Simulations may be run against equation (6) to come up with the optimal trade-off between caching query results and caching posting lists. To model such simulations, it may help to define some of the required data; to that end, let M be the total available cache memory, out of which x units are used for caching query results and M−x units are used for caching posting lists. Using these values and equation (6), the average response time for a given dataset may be computed as a function of x. For the simulations, the cache may initially be filled with query results by using a part of a query log as training data, where results to the most frequent queries that can fit in space x are stored to the cache. Similarly, the rest of the cache may be used to store posting lists selected by a static caching algorithm (e.g., the algorithm discussed above that works by calculating the frequency/size ratio of each term), until the cache fills up.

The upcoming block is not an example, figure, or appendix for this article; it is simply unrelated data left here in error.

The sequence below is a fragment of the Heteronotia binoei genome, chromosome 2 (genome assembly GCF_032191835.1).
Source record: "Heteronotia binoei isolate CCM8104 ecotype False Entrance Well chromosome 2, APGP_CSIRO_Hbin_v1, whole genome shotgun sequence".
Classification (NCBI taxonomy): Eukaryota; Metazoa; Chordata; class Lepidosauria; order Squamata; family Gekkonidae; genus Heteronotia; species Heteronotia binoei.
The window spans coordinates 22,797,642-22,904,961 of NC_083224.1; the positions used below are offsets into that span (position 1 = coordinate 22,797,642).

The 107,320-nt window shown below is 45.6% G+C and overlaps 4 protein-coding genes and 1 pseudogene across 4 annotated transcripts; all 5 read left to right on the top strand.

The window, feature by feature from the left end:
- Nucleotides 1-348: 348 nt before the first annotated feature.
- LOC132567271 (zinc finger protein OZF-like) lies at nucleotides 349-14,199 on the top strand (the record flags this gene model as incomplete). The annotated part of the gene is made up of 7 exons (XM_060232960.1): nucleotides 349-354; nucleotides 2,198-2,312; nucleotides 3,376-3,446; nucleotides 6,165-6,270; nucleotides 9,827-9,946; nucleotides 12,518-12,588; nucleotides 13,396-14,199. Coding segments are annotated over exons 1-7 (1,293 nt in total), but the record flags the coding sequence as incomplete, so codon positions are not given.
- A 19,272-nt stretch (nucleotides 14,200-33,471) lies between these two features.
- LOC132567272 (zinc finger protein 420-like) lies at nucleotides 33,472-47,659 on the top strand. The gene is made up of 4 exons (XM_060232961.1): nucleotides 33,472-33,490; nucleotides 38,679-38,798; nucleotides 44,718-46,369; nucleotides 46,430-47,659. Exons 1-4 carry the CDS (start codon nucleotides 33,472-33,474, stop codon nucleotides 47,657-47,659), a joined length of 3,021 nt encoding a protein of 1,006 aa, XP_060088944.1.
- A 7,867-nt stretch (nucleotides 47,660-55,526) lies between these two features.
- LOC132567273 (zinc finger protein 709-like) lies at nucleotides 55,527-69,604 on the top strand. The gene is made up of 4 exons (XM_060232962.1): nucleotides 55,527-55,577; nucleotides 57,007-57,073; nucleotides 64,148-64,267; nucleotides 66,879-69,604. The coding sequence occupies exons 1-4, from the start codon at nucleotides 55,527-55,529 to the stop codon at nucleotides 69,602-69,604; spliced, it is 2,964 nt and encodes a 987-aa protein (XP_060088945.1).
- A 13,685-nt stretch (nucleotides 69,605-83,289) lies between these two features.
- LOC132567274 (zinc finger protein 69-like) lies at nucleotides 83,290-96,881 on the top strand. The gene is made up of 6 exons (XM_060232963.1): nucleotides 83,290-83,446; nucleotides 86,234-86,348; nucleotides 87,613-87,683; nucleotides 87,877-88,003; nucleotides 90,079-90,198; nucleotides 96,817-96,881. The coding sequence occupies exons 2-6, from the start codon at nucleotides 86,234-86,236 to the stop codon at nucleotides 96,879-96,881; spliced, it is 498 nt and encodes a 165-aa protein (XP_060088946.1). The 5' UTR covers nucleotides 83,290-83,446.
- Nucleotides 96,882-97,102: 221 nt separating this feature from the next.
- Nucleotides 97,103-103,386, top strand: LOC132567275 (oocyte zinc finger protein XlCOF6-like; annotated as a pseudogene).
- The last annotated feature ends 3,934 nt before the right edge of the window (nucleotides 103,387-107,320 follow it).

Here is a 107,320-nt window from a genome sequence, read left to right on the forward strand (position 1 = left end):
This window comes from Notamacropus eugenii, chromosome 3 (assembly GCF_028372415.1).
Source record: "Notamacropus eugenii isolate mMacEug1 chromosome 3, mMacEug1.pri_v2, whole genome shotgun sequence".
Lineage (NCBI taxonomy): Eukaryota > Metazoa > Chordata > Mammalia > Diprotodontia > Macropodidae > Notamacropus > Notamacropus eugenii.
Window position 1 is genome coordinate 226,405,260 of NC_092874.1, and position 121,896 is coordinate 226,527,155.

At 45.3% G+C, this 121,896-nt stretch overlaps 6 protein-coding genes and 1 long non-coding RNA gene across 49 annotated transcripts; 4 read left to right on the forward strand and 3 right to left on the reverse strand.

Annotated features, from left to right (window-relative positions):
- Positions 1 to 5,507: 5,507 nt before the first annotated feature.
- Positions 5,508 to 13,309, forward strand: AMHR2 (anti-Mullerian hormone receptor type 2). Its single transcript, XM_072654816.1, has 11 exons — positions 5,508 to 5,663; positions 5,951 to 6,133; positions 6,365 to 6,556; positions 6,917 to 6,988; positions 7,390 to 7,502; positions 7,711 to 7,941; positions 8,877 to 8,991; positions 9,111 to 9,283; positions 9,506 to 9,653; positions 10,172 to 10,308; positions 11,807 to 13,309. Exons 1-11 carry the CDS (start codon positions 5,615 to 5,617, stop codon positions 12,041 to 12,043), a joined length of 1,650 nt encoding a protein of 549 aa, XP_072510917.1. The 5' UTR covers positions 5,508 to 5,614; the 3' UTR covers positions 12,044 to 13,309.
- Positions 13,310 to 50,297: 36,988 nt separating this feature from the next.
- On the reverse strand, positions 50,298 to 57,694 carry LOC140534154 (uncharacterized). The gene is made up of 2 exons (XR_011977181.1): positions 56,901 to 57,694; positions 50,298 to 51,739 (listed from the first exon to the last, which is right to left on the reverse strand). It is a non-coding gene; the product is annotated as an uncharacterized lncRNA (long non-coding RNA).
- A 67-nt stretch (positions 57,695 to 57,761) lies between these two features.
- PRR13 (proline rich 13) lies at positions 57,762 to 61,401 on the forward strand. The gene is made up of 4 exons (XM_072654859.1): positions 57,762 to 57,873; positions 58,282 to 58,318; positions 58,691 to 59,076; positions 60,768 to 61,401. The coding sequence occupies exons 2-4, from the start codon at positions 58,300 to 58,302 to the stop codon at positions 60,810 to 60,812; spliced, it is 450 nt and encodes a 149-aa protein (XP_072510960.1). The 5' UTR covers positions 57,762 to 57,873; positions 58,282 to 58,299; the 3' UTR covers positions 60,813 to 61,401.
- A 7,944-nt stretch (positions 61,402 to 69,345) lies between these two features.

The remaining variables from equation (6) may be defined in any of a number of ways according to the particular requirements of the system being simulated. For example, the values of TR1 and TR2 may correspond to the ratio between the average time it takes to evaluate a query and the average time it takes to return a stored query result for the same query; these values can obviously vary widely depending on the type of caching architecture being implemented (e.g., centralized, distributed, etc.), the type of disk-accesses required, etc. Once the variable values have been established, the simulation can run and the response time may be plotted as a function of x, which may ultimately be used to deduce the optimal size for each part of the cache. For example, the resultant data may show that 70% of the cache memory should be allocated for the caching of query results where the total amount of cache memory distributed over a WAN is split between a broker, which holds the cached query results, and query processors, which hold the cached posting lists. Such resultant data may also show that the difference between the configurations of the query processors is less important because the network communication overhead substantially increases the response time. It will be appreciated that such calculations largely depend on the particular configuration being simulated (e.g., the support of partial query evaluation, the use of compressed posting lists, etc.) and the associated query stream used to evaluate the configuration.